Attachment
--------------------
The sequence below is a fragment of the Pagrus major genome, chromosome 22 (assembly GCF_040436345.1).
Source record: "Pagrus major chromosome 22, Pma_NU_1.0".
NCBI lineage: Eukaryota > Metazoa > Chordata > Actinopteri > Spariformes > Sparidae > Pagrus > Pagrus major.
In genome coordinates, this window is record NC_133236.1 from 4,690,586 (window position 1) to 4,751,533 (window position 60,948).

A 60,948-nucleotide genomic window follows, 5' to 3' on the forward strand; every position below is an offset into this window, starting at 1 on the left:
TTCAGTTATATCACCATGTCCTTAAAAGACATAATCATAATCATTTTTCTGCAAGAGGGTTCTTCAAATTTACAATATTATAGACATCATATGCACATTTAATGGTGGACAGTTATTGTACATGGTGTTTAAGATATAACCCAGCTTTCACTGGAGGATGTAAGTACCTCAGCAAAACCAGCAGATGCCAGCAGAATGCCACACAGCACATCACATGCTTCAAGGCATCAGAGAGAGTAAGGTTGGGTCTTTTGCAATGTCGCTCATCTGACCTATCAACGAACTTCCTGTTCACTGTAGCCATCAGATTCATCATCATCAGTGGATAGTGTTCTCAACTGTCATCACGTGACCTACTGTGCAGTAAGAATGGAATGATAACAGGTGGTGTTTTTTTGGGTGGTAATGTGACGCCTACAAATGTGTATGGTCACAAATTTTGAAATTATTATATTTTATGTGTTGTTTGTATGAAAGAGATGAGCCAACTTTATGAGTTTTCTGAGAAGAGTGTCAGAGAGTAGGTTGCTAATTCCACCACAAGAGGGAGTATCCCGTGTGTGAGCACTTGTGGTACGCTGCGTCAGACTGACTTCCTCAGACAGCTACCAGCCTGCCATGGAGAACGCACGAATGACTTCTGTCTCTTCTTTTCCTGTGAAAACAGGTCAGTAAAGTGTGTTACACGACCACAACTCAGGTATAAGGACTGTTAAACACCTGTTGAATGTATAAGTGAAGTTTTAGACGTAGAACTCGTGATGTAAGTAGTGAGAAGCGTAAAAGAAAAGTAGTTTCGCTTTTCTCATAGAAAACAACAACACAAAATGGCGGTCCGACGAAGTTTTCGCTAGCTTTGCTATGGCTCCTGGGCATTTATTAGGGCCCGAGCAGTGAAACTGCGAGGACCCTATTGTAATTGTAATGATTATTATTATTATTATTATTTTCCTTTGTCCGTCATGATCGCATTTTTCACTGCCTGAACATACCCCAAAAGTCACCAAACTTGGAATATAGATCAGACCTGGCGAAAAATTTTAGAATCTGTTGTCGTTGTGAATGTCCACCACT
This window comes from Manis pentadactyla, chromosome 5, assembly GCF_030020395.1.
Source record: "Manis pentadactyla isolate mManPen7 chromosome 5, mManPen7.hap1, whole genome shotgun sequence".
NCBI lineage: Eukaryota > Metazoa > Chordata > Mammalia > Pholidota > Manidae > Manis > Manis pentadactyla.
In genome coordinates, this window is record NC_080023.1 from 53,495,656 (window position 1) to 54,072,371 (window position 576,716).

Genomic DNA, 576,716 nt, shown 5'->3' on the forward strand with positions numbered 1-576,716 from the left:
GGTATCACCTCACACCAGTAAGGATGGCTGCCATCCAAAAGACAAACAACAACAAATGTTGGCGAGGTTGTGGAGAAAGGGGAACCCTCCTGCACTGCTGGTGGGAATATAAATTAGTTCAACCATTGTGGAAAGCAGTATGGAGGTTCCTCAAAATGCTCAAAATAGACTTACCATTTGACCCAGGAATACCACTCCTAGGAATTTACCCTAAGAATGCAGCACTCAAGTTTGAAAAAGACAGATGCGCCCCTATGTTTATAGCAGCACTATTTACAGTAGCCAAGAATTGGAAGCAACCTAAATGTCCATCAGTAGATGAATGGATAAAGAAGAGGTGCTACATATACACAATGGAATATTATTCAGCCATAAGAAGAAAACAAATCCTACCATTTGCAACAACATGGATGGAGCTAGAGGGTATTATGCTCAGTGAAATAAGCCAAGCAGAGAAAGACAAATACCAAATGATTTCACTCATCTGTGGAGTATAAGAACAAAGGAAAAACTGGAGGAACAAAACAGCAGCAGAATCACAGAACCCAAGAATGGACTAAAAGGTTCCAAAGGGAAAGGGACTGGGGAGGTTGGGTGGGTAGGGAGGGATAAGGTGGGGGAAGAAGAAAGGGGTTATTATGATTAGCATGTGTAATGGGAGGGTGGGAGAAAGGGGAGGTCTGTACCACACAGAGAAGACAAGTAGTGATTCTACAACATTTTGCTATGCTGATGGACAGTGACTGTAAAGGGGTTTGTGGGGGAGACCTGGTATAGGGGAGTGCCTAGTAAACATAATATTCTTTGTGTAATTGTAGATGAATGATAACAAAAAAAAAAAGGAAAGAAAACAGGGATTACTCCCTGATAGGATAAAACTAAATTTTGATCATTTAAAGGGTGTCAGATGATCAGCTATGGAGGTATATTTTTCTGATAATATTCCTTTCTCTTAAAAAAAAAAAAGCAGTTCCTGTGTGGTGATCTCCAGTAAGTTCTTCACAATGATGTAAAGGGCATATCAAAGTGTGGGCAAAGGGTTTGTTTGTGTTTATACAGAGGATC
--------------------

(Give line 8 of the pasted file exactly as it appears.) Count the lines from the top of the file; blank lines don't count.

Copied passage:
Source record: "Manis pentadactyla isolate mManPen7 chromosome 5, mManPen7.hap1, whole genome shotgun sequence".